Adam Romero

Adam Romero

Assistant Professor

B.A., Biology and Environmental Studies, University of California, Santa Cruz
M.S., Environmental Science, Policy, and Management, University of Oxford
Master Gardener Certificate, University of California, Cooperative Extension
Ph.D., Geography, University of California, Berkeley

Mailing: Box 358530, 18115 Campus Way NE, Bothell, WA 98011-8246


In each of my classes, I work hard to create a learning environment where, as one of my students put it, “we can chew on the issue presented" and have the breathing room "to come up with our own practical and impractical solutions."  I incorporate intriguing and important content with interactive lectures, in-class exercises, experiential writing assignments, and thought-provoking exams, drawing upon my broad training in both the natural and social sciences to help students think across disciplinary boundaries.  I believe that teaching is an integral part of scholarship and that our work in the classroom is never complete. While my ultimate goal as a teacher is to foster critical thinking, reading, and writing skills, I am a firm believer that intellectual curiosity is a prerequisite to critical engagement and I strive to facilitate an inclusive classroom that makes space for my students to think creatively and take intellectual risks.

Recent Courses Taught

  • BISSTS 355 - HIstory of Science an Technology
  • BISSTS 307 - Science, Technology and Society
  • BIS 304 - Political Economy and the Environment
  • BIS 245 - Environment and Humanities


My current research project delves into the political economic origins of agrochemicals in US agriculture. Drawing from 16 archives across the US, this project tells a story of a critical agroecological state-change – a state-change in which toxic chemicals became necessary for industrial agricultural production. By tracing the biogeochemical fate of industrial waste, I demonstrate how pre-WWII agriculture served as a profitable sink for industry's toxic byproducts. I argue that industrial agriculture can serve as a threshold of waste's transmutation, whereby the burden of point source waste disposal is transmuted into widely distributed inputs and non-point source pollution. The project's findings have important implications for US environmental and agricultural policy and the political economic theorizations of waste, pollution, and agroindustrialization.  In taking agriculture's consumptive role seriously, this research opens a novel window into the chemicalized nature of everyday life.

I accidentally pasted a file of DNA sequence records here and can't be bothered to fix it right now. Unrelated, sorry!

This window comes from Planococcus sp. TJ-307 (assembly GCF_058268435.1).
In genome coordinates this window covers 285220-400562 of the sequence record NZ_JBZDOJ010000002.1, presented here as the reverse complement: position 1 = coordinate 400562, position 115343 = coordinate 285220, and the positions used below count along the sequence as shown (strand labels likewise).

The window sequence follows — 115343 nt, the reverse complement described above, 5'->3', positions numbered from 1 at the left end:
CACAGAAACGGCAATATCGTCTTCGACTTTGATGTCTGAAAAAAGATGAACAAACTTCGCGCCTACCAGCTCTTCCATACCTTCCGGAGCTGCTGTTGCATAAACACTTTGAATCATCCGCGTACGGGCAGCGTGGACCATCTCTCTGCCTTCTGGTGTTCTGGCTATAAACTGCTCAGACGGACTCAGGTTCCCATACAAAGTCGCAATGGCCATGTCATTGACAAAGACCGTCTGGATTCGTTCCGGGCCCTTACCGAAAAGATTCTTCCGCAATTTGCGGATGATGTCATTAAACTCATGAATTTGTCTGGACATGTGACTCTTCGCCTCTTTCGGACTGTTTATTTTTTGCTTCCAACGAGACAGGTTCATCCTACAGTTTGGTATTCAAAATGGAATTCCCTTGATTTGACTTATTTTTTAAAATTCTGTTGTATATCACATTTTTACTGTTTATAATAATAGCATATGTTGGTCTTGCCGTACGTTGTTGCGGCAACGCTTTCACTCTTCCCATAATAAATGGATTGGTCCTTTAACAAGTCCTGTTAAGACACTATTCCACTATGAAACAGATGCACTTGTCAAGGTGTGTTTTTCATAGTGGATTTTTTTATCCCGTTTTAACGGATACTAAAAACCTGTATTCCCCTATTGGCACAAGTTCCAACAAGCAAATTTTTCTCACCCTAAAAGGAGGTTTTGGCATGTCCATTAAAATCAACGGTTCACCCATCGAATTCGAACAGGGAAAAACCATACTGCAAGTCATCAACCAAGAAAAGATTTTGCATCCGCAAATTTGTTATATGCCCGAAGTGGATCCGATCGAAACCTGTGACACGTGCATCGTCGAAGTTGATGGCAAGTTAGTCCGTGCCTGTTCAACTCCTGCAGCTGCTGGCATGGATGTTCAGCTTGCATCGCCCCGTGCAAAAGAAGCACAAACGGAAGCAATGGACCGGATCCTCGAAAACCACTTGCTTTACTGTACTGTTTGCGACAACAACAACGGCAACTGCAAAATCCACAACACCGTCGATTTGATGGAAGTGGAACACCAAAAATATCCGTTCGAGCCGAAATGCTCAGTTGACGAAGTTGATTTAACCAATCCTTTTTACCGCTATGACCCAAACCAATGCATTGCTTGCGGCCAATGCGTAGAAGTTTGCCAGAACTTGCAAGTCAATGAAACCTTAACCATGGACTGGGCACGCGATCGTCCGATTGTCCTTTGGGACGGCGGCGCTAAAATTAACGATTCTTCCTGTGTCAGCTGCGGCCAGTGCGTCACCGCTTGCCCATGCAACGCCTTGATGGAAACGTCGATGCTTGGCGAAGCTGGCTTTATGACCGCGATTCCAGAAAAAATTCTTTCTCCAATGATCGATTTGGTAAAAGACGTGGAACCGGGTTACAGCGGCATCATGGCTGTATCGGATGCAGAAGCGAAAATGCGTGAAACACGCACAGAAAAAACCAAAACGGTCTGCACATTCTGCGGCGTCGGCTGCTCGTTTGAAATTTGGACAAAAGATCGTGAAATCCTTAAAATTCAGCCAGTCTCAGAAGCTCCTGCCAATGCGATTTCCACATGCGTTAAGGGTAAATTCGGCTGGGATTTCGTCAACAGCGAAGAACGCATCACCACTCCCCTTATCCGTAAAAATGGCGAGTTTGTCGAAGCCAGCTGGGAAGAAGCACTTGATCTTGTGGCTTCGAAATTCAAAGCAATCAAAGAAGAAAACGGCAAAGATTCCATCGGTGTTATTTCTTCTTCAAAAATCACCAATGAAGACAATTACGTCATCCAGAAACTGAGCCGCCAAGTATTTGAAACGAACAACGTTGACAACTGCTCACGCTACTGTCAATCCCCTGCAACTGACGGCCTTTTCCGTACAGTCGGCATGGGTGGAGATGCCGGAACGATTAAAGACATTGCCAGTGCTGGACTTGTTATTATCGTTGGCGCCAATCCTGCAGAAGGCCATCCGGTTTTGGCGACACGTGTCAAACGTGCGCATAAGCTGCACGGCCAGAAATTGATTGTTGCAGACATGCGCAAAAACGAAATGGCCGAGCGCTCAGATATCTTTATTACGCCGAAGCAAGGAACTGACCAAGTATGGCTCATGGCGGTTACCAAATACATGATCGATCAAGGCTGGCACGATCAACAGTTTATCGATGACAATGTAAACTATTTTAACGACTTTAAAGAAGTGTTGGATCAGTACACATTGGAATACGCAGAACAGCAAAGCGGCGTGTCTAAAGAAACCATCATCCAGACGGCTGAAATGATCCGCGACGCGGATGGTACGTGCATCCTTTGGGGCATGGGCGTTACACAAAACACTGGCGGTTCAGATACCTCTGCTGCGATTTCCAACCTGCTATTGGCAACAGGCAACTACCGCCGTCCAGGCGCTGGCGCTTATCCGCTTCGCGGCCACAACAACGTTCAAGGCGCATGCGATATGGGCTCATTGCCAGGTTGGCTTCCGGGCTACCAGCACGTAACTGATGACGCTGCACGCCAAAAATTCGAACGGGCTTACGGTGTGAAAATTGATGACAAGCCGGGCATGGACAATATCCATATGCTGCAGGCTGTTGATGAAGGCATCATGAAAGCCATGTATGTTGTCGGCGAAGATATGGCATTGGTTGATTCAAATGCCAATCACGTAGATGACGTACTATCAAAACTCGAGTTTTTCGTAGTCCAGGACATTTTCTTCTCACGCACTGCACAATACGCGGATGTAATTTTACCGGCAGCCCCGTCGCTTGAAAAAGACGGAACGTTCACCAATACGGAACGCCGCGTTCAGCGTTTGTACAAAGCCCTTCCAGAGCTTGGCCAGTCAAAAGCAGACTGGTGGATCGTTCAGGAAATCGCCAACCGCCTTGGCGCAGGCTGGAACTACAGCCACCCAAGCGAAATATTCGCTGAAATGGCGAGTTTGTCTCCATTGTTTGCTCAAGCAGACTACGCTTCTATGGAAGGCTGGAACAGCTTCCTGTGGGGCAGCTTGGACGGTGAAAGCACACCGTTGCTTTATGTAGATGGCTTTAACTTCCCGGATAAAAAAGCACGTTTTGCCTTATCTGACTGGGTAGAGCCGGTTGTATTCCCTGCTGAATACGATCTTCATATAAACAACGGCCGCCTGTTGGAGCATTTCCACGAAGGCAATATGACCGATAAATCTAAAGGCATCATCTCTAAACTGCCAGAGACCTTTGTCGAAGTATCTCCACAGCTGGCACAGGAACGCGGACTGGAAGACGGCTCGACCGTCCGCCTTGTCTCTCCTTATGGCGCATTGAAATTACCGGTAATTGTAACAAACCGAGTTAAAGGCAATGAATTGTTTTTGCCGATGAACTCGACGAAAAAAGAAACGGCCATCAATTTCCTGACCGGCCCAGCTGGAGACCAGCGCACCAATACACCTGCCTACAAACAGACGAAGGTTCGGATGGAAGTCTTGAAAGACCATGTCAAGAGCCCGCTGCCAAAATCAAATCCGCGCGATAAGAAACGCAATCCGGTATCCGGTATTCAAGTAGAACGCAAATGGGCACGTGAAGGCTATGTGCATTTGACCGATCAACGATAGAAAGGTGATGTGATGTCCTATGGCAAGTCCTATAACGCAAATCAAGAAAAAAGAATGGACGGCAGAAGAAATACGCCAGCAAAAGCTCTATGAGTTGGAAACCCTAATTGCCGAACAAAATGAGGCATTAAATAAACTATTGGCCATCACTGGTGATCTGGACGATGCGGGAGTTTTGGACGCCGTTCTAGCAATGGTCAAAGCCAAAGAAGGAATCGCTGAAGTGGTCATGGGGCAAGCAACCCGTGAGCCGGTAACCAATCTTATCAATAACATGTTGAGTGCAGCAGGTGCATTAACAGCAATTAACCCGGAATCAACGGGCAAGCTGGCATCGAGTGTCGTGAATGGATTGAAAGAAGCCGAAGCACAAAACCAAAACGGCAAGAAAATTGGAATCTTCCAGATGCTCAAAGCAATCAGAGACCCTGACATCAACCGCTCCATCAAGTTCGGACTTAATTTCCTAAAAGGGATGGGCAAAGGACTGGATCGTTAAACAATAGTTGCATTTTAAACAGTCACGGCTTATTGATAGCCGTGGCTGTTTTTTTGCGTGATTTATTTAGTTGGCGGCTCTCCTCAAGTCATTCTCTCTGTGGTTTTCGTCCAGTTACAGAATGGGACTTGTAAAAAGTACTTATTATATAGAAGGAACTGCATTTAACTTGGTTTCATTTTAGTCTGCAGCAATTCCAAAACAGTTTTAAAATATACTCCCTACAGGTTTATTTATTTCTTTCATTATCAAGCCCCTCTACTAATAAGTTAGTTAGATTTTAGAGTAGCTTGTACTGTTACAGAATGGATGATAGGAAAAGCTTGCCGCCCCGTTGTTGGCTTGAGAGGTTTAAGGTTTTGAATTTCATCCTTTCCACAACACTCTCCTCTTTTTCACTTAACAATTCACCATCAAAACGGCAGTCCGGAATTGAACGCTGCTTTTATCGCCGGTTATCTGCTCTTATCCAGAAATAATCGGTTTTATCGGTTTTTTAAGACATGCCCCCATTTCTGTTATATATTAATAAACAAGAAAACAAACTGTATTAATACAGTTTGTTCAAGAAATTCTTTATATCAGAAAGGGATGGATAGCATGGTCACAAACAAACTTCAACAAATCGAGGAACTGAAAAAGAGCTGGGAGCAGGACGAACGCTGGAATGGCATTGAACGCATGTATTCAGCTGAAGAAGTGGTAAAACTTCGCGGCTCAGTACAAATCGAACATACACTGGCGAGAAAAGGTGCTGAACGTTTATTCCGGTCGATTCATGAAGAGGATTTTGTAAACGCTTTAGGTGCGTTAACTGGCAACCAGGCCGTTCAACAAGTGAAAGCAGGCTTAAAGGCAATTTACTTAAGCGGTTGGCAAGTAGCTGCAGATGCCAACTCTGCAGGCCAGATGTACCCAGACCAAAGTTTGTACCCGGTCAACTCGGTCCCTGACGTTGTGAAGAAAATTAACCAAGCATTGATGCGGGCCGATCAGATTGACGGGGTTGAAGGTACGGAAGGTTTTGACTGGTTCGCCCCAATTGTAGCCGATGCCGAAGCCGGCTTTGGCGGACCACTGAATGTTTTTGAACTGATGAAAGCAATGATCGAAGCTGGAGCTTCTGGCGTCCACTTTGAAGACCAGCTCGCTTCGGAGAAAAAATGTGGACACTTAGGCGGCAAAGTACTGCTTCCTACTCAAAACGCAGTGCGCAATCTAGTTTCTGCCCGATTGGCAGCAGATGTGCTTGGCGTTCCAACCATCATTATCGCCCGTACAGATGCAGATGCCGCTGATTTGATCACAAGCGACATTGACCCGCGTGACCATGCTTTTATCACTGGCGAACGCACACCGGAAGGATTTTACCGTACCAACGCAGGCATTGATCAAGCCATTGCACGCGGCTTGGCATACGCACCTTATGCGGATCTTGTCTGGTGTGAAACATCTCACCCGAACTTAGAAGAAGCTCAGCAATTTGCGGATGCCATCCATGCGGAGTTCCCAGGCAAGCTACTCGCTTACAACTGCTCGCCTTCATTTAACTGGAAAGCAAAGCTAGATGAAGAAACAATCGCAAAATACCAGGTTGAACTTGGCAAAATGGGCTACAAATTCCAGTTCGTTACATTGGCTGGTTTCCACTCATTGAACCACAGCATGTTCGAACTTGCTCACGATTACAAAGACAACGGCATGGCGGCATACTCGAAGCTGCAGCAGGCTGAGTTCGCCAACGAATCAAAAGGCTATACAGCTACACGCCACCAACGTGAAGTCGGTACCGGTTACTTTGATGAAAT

Selected Publications

Rajan, R, A. Romero, and M. Watts, eds. 2017. Genealogies of Environmentalism: The Lost Works of Clarence Glacken. Charlottesville, VA. University of Virginia Press.

Romero, A., J. Guthman, R. Galt, M. Huber, B. Mansfield, and S. Sawyer. 2017. "Chemical Geographies."  GeoHumanities 3 (1):1-20.

Romero, A. 2016. Review of “Food Systems in an Unequal World: Pesticides, Vegetables and Agrarian Capitalism in Costa Rica” by Ryan Galt, University of Arizona Press, 2014.  Journal of Peasant Studies 44 (1). 332-334.

Romero, A. 2016. “From Oil Well to Farm:” Industrial Waste, Shell Oil, and the Petrochemical Turn (1927-1947). Agricultural History 90 (1): 70-93. (*Winner of the 2017 Vernon Carstenson Award for the best article published in Agricultural History*)

Romero, A. 2016. Commercializing Chemical Warfare: Citrus, Cyanide, and an Endless War. Agriculture and Human Values 33 (1): 3-26.

Romero, A. 2015. Review of “Banned: A History of Pesticides and the Science of Toxicology” by Frederick R. Davis, Yale University Press, 2014. Agricultural History 89 (4). 630-632.

Sayre, N., and A. Romero. 2014. Carrying Capacity Paradigm. In Essential Concepts for Global Environmental Governance, edited by J. Morin and A Orsinin. New York: Routledge/Earthscan. 21-24.

Eitzel, M. V., S. Diver, H. Sardiñas, L. M. Hallet, J. J. Olson, A. Romero, G. D. L. T. Oliveira, A. T. Schuknecht, R. Tidmore, and K. N. Suding. 2012. Insights from a Cross-Disciplinary Seminar: 10 Pivotal Papers for Ecological Restoration. Restoration Ecology 20 (2): 147-152.